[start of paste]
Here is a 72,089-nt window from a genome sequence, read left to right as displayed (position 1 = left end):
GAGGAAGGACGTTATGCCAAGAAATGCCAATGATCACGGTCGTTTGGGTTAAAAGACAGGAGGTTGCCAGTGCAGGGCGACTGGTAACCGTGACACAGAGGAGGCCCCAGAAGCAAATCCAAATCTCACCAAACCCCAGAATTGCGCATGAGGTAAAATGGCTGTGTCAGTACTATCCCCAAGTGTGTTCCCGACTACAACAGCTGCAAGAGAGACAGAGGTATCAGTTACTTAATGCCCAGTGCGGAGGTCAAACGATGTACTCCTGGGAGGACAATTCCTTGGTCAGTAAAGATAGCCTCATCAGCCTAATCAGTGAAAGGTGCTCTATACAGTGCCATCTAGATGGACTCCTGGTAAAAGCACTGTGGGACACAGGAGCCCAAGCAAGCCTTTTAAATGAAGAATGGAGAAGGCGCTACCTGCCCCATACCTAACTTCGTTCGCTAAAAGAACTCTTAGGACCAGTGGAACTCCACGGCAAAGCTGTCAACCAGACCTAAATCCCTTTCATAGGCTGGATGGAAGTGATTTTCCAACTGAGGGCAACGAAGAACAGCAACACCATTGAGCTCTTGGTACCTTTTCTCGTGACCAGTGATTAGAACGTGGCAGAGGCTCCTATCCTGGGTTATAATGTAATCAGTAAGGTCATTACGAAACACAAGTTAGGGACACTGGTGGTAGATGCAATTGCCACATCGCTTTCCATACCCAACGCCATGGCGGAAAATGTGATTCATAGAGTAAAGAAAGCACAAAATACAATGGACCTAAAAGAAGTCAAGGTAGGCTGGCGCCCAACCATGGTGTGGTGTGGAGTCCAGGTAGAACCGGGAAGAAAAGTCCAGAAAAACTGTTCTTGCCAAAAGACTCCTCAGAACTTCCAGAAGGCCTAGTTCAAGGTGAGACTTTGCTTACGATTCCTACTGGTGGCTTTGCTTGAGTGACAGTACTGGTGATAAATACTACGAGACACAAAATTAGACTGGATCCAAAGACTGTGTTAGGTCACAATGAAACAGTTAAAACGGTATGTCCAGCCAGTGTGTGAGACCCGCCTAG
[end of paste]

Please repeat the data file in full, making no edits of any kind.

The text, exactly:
Here is a 72,089-nt window from a genome sequence, read left to right as displayed (position 1 = left end):
GAGGAAGGACGTTATGCCAAGAAATGCCAATGATCACGGTCGTTTGGGTTAAAAGACAGGAGGTTGCCAGTGCAGGGCGACTGGTAACCGTGACACAGAGGAGGCCCCAGAAGCAAATCCAAATCTCACCAAACCCCAGAATTGCGCATGAGGTAAAATGGCTGTGTCAGTACTATCCCCAAGTGTGTTCCCGACTACAACAGCTGCAAGAGAGACAGAGGTATCAGTTACTTAATGCCCAGTGCGGAGGTCAAACGATGTACTCCTGGGAGGACAATTCCTTGGTCAGTAAAGATAGCCTCATCAGCCTAATCAGTGAAAGGTGCTCTATACAGTGCCATCTAGATGGACTCCTGGTAAAAGCACTGTGGGACACAGGAGCCCAAGCAAGCCTTTTAAATGAAGAATGGAGAAGGCGCTACCTGCCCCATACCTAACTTCGTTCGCTAAAAGAACTCTTAGGACCAGTGGAACTCCACGGCAAAGCTGTCAACCAGACCTAAATCCCTTTCATAGGCTGGATGGAAGTGATTTTCCAACTGAGGGCAACGAAGAACAGCAACACCATTGAGCTCTTGGTACCTTTTCTCGTGACCAGTGATTAGAACGTGGCAGAGGCTCCTATCCTGGGTTATAATGTAATCAGTAAGGTCATTACGAAACACAAGTTAGGGACACTGGTGGTAGATGCAATTGCCACATCGCTTTCCATACCCAACGCCATGGCGGAAAATGTGATTCATAGAGTAAAGAAAGCACAAAATACAATGGACCTAAAAGAAGTCAAGGTAGGCTGGCGCCCAACCATGGTGTGGTGTGGAGTCCAGGTAGAACCGGGAAGAAAAGTCCAGAAAAACTGTTCTTGCCAAAAGACTCCTCAGAACTTCCAGAAGGCCTAGTTCAAGGTGAGACTTTGCTTACGATTCCTACTGGTGGCTTTGCTTGAGTGACAGTACTGGTGATAAATACTACGAGACACAAAATTAGACTGGATCCAAAGACTGTGTTAGGTCACAATGAAACAGTTAAAACGGTATGTCCAGCCAGTGTGTGAGACCCGCCTAG